A nine-month-old baby girl weighing 20 kg, almost double the normal weight for her age, has arrived at the Post Graduate Institute of Medical Education and Research (PGIMER) for treatment.
At 9 months, an ideal body weight of a baby girl should be between 6.6 - 10.4 kilograms.
She has been admitted at the Advanced Paediatrics Centre, PGIMER, and doctors will start the examination to know the exact cause of her gaining weight at such a speed.
“We have admitted the baby and various tests will be done to know the exact cause of the problem. It is not a one day task and will take a long time,” said one of the treating doctors.
Suresh Kumar (24), father of the girl, works with a cable operator in Amritsar, and said this is not the first time when he has brought the child to PGIMER. “On April 20, we had visited PGIMER but then after waiting for the entire day, we left for Amritsar as the baby had fever,” he said.
But as the doctors in Amritsar could not diagnose the problem, Suresh has again brought her daughter to the institute.
Renu (22), mother of the child, said the baby was born on July 24, 2016 via normal delivery. Her weight was normal, but she started gaining weight when she was 4-months old.
At 9 months, her weight is 20 kg and ideally it should not be more than 10 kg. “When she was 4 months, her weight was 9 kg. It increased to 15 kg when she was 6 months old. Her weight continued to increase. It increased by two more kg in the next three months. Currently she weighs 20 kg and she is turning ten months on May 24,” said Suresh.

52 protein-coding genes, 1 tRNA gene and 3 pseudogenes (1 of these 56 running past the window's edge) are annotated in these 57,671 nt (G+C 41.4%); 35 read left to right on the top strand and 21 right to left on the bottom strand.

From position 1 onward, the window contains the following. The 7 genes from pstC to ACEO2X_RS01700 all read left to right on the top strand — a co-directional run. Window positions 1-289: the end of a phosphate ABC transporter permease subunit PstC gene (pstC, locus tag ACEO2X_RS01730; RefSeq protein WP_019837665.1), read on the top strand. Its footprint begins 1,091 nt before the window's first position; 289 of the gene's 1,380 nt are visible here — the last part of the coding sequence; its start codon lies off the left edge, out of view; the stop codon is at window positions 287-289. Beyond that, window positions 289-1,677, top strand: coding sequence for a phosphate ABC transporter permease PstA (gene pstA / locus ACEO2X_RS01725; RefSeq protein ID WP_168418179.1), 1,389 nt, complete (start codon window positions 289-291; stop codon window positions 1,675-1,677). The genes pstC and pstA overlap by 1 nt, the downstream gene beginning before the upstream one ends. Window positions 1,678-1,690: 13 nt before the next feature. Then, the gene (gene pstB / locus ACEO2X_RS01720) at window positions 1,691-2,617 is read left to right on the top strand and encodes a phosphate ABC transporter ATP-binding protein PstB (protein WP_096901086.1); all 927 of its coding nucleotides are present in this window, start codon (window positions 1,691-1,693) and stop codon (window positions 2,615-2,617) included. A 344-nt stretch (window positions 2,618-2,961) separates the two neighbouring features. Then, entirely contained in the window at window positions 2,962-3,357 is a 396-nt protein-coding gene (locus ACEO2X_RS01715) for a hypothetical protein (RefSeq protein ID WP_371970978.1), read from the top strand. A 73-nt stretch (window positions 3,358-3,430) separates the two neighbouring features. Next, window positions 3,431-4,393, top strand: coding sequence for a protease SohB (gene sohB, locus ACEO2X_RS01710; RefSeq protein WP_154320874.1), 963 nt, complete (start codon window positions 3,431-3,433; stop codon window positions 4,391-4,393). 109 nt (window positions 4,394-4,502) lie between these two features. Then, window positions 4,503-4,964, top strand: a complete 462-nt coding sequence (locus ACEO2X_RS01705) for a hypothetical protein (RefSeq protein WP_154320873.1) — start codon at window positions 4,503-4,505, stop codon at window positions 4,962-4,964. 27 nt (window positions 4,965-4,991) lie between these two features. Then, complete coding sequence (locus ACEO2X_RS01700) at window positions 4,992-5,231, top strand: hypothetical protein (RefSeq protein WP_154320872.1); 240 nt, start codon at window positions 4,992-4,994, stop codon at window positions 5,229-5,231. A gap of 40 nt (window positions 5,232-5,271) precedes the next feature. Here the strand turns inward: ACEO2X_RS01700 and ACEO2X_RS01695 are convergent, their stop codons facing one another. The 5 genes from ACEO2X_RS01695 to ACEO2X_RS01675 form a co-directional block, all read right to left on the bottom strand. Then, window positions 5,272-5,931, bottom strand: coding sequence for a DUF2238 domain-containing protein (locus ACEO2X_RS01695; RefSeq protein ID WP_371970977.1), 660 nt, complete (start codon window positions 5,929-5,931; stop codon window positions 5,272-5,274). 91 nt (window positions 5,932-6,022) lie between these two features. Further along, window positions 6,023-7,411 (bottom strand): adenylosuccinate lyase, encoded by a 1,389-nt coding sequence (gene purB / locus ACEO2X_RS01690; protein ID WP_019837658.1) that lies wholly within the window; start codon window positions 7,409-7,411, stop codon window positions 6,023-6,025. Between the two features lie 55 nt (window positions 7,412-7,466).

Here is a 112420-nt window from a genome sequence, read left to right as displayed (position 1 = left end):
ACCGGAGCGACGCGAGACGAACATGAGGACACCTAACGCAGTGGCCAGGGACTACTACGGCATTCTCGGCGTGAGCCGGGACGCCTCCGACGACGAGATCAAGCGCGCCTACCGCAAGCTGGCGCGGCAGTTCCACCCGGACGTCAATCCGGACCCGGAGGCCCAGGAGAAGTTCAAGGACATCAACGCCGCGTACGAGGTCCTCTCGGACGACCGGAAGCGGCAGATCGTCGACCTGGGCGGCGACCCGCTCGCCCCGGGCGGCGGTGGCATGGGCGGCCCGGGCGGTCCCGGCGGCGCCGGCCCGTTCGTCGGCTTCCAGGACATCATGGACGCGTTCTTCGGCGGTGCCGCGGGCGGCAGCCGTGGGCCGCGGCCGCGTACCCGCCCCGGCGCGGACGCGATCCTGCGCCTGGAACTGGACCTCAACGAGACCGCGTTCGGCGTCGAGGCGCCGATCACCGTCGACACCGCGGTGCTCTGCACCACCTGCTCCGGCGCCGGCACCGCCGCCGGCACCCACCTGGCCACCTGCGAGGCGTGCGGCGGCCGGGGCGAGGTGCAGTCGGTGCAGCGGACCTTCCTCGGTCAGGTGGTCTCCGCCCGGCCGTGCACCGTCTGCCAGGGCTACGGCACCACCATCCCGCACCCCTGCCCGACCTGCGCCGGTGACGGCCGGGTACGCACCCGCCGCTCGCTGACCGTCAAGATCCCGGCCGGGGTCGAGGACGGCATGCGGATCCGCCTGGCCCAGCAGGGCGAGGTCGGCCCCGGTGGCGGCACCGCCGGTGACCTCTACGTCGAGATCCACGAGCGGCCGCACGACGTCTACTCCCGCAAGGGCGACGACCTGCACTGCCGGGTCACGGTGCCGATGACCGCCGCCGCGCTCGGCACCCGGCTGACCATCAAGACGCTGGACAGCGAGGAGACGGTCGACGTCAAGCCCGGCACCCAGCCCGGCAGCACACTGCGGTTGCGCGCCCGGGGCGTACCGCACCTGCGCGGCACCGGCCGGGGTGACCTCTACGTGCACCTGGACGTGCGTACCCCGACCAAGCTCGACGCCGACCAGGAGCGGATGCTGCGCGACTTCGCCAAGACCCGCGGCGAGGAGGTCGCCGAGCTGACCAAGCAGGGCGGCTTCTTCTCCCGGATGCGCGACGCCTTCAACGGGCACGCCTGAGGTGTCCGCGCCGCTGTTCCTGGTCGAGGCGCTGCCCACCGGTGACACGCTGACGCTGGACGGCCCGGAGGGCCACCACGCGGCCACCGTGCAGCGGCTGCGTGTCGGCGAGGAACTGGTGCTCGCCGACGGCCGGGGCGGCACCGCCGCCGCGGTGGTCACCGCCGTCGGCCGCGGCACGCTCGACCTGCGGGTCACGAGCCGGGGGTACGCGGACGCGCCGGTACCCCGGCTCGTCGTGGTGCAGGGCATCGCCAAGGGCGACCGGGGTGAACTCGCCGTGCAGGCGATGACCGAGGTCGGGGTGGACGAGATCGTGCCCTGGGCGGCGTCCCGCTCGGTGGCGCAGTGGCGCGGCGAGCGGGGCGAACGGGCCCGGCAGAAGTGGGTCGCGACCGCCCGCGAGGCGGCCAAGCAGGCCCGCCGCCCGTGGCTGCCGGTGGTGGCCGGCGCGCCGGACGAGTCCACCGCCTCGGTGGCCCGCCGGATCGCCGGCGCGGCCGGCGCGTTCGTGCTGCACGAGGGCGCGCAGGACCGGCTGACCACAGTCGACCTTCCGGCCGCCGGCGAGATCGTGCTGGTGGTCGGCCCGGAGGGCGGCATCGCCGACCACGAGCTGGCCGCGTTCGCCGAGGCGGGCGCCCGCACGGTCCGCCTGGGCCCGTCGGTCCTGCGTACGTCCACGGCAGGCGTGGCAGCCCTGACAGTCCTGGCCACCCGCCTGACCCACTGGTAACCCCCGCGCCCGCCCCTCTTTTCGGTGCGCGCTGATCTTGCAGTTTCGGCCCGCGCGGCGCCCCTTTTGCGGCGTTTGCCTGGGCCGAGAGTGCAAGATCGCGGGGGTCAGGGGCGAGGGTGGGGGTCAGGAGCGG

The baby was first taken to a civil hospital for treatment, after which she was referred to Guru Nanak Dev Hospital in Amritsar.
But, the doctors at the two hospitals were unable to diagnose the problem and have referred the child to the PGIMER. The baby is quite active and does not have any other health issues so far.
Doctors at the Post Graduate Institute of Medical Education and Research are of the view that the child might be suffering from one of the rare genetic disorders. There are few laboratories in the world, which conduct those tests. Once diagnosed, the problem can be cured.